Africa’s Population Boom: Will it mean disaster or economic and human development gains?

In a perfect world, where access to technology and the wealth are equally distributed, the GDP of each country would be proportional to its population. In the real world that relationship exists on average (see the dot charts below) but with significant deviations from the trend on a GDP per capita basis. Many developed countries, being relatively less populous than their developing counterparts, have high levels of GDP, while the GDPs of less-developed countries, especially in Africa, are disproportionally low.
  • According to the UN DESA baseline scenario, by 2100 Africa will become the world's most populous region, accounting for 39 percent of global population and replacing Asia as the key driver of global population growth.

Venezuela: No help from OPEC before the elections, hard times ahead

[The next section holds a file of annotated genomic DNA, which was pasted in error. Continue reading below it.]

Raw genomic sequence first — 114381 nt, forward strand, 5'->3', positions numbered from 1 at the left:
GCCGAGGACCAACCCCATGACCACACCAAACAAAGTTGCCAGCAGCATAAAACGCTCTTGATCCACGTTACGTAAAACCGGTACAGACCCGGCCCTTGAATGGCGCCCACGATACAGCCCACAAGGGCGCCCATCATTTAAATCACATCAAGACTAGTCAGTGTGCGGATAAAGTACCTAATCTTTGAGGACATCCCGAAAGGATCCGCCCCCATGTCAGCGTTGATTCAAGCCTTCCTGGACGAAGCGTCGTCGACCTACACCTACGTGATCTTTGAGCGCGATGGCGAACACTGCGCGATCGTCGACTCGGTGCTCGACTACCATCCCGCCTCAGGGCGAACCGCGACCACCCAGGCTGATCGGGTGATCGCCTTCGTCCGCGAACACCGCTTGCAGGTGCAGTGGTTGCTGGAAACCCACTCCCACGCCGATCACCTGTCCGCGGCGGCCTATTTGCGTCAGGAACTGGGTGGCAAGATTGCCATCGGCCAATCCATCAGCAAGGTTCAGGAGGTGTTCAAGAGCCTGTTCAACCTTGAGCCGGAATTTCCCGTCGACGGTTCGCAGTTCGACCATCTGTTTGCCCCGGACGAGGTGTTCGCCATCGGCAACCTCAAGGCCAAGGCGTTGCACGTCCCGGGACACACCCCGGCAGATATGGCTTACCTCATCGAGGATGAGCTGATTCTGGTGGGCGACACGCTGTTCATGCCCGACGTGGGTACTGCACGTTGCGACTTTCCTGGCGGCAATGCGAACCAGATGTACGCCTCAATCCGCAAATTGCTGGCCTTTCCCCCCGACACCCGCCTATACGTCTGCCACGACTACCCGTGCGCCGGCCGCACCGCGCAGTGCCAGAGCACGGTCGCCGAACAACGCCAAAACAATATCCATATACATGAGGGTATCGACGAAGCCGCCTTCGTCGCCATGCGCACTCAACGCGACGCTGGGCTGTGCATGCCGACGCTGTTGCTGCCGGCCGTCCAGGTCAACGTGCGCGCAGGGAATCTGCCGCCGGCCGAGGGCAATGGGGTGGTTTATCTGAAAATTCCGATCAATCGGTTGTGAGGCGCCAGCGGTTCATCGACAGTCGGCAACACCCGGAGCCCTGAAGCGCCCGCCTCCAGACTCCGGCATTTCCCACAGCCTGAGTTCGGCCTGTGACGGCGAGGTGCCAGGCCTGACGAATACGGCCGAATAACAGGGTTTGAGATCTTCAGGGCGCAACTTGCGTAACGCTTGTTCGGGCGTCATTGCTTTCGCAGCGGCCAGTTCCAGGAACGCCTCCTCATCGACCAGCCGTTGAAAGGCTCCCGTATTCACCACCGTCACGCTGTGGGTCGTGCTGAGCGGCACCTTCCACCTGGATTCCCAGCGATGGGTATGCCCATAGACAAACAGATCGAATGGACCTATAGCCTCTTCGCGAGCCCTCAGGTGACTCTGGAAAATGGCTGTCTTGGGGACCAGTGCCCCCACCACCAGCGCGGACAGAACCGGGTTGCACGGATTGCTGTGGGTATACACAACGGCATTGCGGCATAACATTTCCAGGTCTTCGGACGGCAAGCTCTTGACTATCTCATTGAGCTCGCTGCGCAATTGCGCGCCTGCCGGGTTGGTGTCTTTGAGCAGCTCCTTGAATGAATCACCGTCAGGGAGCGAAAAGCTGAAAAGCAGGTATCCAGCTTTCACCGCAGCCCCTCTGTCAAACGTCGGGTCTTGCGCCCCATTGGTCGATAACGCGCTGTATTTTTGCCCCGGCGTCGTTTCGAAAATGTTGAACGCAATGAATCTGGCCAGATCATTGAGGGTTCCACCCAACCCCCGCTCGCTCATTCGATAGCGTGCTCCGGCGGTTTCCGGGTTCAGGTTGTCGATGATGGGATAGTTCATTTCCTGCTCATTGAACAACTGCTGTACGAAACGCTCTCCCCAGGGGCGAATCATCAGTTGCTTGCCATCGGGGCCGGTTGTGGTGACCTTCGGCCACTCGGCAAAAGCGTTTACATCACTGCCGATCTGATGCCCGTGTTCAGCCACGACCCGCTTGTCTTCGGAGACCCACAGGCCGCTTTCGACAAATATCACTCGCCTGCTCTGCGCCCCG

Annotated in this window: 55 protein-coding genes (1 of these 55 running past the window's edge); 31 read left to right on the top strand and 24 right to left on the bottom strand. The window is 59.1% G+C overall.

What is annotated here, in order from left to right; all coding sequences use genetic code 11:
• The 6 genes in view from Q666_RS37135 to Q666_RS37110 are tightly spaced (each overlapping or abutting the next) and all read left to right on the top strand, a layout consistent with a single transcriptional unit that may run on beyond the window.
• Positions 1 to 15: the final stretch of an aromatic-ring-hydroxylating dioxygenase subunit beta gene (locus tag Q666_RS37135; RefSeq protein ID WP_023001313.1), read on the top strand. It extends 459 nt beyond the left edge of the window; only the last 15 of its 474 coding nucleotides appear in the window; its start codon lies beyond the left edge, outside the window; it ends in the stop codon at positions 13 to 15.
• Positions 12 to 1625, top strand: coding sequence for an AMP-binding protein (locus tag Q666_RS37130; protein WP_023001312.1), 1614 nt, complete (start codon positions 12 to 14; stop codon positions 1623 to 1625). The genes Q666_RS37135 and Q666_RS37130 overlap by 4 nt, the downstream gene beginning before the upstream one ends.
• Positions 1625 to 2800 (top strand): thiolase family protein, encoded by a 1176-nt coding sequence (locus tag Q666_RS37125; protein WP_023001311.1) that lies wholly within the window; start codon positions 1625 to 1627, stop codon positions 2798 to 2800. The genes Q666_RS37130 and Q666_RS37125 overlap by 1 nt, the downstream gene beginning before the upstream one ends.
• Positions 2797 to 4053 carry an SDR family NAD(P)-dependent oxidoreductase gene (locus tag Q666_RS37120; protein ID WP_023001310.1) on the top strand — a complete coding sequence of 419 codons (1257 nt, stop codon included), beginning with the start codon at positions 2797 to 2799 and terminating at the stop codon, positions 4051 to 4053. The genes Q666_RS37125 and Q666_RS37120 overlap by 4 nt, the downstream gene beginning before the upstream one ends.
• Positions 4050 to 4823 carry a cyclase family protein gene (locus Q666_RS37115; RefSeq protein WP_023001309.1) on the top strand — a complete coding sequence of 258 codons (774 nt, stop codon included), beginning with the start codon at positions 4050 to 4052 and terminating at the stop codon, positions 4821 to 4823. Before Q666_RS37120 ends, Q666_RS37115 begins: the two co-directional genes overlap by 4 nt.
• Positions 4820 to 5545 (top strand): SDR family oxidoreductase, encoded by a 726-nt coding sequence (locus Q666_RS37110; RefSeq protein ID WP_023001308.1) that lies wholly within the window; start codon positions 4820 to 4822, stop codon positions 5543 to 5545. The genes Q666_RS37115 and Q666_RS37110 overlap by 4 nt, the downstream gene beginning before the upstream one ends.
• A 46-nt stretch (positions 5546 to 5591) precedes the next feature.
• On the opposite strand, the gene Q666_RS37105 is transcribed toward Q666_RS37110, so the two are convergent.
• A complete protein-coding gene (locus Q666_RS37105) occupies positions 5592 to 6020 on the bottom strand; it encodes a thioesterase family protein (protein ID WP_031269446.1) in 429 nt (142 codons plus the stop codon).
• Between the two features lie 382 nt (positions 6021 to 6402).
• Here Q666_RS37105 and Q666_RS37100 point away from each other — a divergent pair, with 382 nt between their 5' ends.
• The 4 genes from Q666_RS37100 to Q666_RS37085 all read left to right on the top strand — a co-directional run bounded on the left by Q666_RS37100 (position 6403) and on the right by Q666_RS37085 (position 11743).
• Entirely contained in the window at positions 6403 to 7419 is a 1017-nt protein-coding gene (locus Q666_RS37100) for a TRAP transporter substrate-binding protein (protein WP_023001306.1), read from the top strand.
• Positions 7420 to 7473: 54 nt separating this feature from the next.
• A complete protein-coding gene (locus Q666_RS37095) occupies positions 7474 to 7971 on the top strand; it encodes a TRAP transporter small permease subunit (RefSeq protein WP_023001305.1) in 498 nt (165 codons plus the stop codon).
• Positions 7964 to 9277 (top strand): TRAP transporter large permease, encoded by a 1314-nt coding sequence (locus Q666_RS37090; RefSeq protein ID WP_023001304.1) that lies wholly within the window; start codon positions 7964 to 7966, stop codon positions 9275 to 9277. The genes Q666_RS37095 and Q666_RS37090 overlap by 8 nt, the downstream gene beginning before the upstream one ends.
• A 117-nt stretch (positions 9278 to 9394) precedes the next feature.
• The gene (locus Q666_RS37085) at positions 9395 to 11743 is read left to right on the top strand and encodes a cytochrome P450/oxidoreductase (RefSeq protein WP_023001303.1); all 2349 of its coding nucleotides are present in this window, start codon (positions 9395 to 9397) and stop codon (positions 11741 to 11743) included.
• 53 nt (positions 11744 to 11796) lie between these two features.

On Friday, 4 December OPEC decided to forgo an artificial - and rarely upheld - ceiling on crude oil output and maintain current crude oil production volumes, even as markets brace for an increase of Iranian oil in global markets.

The decision by OPEC left Venezuela - one of the members of the cartel most seriously affected by the decline in oil prices - without any hope for improvement in external economic conditions right before the elections. And what a historic elections these were, with the opposition winning the majority of seats in the National Assembly for the first time since the late President Hugo Chavez took office in 1999. Venezuela is struggling with the worst crisis in decades, a harsh reality for the President's party in the lead up to the elections. Many Venezuelans, faced with chronic shortages and triple-digit inflation, wonder how their country, an OPEC member with more oil than Saudi Arabia, has made them feel so poor.